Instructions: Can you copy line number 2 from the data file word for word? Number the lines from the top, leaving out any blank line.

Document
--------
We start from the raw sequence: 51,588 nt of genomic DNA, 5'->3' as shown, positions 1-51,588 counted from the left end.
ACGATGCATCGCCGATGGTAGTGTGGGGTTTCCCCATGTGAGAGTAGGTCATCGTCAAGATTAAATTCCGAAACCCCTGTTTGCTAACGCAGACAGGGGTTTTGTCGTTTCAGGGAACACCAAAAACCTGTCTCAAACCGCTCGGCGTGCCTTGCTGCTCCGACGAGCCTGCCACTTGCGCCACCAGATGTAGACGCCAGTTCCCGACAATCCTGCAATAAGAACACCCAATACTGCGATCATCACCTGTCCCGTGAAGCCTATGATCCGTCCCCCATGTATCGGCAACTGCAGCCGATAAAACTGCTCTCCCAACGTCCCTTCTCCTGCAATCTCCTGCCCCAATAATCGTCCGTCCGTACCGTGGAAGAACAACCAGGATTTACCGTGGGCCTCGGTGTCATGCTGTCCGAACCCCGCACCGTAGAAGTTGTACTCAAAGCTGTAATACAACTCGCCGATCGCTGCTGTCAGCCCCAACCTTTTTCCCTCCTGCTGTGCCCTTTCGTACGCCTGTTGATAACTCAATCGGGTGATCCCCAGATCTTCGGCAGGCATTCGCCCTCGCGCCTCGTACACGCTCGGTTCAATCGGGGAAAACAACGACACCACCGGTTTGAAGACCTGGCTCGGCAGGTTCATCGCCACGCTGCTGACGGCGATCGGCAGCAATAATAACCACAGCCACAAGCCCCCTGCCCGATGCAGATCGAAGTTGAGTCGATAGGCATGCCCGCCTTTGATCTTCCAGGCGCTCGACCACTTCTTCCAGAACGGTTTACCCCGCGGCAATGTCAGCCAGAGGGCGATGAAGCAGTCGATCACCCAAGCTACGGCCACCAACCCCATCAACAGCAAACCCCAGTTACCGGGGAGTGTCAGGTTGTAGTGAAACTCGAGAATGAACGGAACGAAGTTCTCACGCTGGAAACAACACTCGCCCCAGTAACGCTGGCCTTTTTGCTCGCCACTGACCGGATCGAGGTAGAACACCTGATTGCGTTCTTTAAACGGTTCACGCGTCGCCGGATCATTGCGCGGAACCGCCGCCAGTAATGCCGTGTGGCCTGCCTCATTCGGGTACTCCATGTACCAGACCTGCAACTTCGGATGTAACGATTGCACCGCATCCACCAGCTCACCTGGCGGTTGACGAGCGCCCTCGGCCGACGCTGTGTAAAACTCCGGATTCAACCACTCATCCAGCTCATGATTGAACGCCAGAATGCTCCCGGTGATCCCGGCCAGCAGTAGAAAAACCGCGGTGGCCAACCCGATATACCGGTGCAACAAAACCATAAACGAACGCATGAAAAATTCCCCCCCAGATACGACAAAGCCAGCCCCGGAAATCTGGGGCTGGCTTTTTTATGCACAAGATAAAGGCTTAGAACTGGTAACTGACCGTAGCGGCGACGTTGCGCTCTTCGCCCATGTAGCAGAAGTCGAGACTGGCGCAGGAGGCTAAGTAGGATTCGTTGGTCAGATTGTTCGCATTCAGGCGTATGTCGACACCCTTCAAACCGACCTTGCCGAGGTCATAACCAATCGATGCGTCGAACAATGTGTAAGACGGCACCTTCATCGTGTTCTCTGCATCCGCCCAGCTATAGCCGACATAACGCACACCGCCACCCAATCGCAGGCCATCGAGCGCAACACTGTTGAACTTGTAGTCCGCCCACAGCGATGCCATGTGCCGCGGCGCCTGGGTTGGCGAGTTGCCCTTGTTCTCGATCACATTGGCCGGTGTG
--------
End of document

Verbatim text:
ACGATGCATCGCCGATGGTAGTGTGGGGTTTCCCCATGTGAGAGTAGGTCATCGTCAAGATTAAATTCCGAAACCCCTGTTTGCTAACGCAGACAGGGGTTTTGTCGTTTCAGGGAACACCAAAAACCTGTCTCAAACCGCTCGGCGTGCCTTGCTGCTCCGACGAGCCTGCCACTTGCGCCACCAGATGTAGACGCCAGTTCCCGACAATCCTGCAATAAGAACACCCAATACTGCGATCATCACCTGTCCCGTGAAGCCTATGATCCGTCCCCCATGTATCGGCAACTGCAGCCGATAAAACTGCTCTCCCAACGTCCCTTCTCCTGCAATCTCCTGCCCCAATAATCGTCCGTCCGTACCGTGGAAGAACAACCAGGATTTACCGTGGGCCTCGGTGTCATGCTGTCCGAACCCCGCACCGTAGAAGTTGTACTCAAAGCTGTAATACAACTCGCCGATCGCTGCTGTCAGCCCCAACCTTTTTCCCTCCTGCTGTGCCCTTTCGTACGCCTGTTGATAACTCAATCGGGTGATCCCCAGATCTTCGGCAGGCATTCGCCCTCGCGCCTCGTACACGCTCGGTTCAATCGGGGAAAACAACGACACCACCGGTTTGAAGACCTGGCTCGGCAGGTTCATCGCCACGCTGCTGACGGCGATCGGCAGCAATAATAACCACAGCCACAAGCCCCCTGCCCGATGCAGATCGAAGTTGAGTCGATAGGCATGCCCGCCTTTGATCTTCCAGGCGCTCGACCACTTCTTCCAGAACGGTTTACCCCGCGGCAATGTCAGCCAGAGGGCGATGAAGCAGTCGATCACCCAAGCTACGGCCACCAACCCCATCAACAGCAAACCCCAGTTACCGGGGAGTGTCAGGTTGTAGTGAAACTCGAGAATGAACGGAACGAAGTTCTCACGCTGGAAACAACACTCGCCCCAGTAACGCTGGCCTTTTTGCTCGCCACTGACCGGATCGAGGTAGAACACCTGATTGCGTTCTTTAAACGGTTCACGCGTCGCCGGATCATTGCGCGGAACCGCCGCCAGTAATGCCGTGTGGCCTGCCTCATTCGGGTACTCCATGTACCAGACCTGCAACTTCGGATGTAACGATTGCACCGCATCCACCAGCTCACCTGGCGGTTGACGAGCGCCCTCGGCCGACGCTGTGTAAAACTCCGGATTCAACCACTCATCCAGCTCATGATTGAACGCCAGAATGCTCCCGGTGATCCCGGCCAGCAGTAGAAAAACCGCGGTGGCCAACCCGATATACCGGTGCAACAAAACCATAAACGAACGCATGAAAAATTCCCCCCCAGATACGACAAAGCCAGCCCCGGAAATCTGGGGCTGGCTTTTTTATGCACAAGATAAAGGCTTAGAACTGGTAACTGACCGTAGCGGCGACGTTGCGCTCTTCGCCCATGTAGCAGAAGTCGAGACTGGCGCAGGAGGCTAAGTAGGATTCGTTGGTCAGATTGTTCGCATTCAGGCGTATGTCGACACCCTTCAAACCGACCTTGCCGAGGTCATAACCAATCGATGCGTCGAACAATGTGTAAGACGGCACCTTCATCGTGTTCTCTGCATCCGCCCAGCTATAGCCGACATAACGCACACCGCCACCCAATCGCAGGCCATCGAGCGCAACACTGTTGAACTTGTAGTCCGCCCACAGCGATGCCATGTGCCGCGGCGCCTGGGTTGGCGAGTTGCCCTTGTTCTCGATCACATTGGCCGGTGTG